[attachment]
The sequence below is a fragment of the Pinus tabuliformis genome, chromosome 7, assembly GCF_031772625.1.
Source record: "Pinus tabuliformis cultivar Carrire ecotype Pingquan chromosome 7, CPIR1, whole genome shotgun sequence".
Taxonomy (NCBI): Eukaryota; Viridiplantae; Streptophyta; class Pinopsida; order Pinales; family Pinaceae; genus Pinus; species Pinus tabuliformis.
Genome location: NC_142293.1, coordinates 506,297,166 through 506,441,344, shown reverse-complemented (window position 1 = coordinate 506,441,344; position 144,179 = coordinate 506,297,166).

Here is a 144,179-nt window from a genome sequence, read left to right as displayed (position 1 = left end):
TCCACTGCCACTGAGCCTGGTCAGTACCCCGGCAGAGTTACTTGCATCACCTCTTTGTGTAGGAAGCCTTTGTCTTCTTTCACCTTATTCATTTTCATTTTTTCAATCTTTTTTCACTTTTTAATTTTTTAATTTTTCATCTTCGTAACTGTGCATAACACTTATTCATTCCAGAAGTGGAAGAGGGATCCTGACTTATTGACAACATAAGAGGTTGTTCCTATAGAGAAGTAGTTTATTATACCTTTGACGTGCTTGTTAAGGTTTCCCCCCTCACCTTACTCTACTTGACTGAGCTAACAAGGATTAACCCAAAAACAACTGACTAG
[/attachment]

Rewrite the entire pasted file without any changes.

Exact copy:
The sequence below is a fragment of the Pinus tabuliformis genome, chromosome 7, assembly GCF_031772625.1.
Source record: "Pinus tabuliformis cultivar Carrire ecotype Pingquan chromosome 7, CPIR1, whole genome shotgun sequence".
Taxonomy (NCBI): Eukaryota; Viridiplantae; Streptophyta; class Pinopsida; order Pinales; family Pinaceae; genus Pinus; species Pinus tabuliformis.
Genome location: NC_142293.1, coordinates 506,297,166 through 506,441,344, shown reverse-complemented (window position 1 = coordinate 506,441,344; position 144,179 = coordinate 506,297,166).

Here is a 144,179-nt window from a genome sequence, read left to right as displayed (position 1 = left end):
TCCACTGCCACTGAGCCTGGTCAGTACCCCGGCAGAGTTACTTGCATCACCTCTTTGTGTAGGAAGCCTTTGTCTTCTTTCACCTTATTCATTTTCATTTTTTCAATCTTTTTTCACTTTTTAATTTTTTAATTTTTCATCTTCGTAACTGTGCATAACACTTATTCATTCCAGAAGTGGAAGAGGGATCCTGACTTATTGACAACATAAGAGGTTGTTCCTATAGAGAAGTAGTTTATTATACCTTTGACGTGCTTGTTAAGGTTTCCCCCCTCACCTTACTCTACTTGACTGAGCTAACAAGGATTAACCCAAAAACAACTGACTAG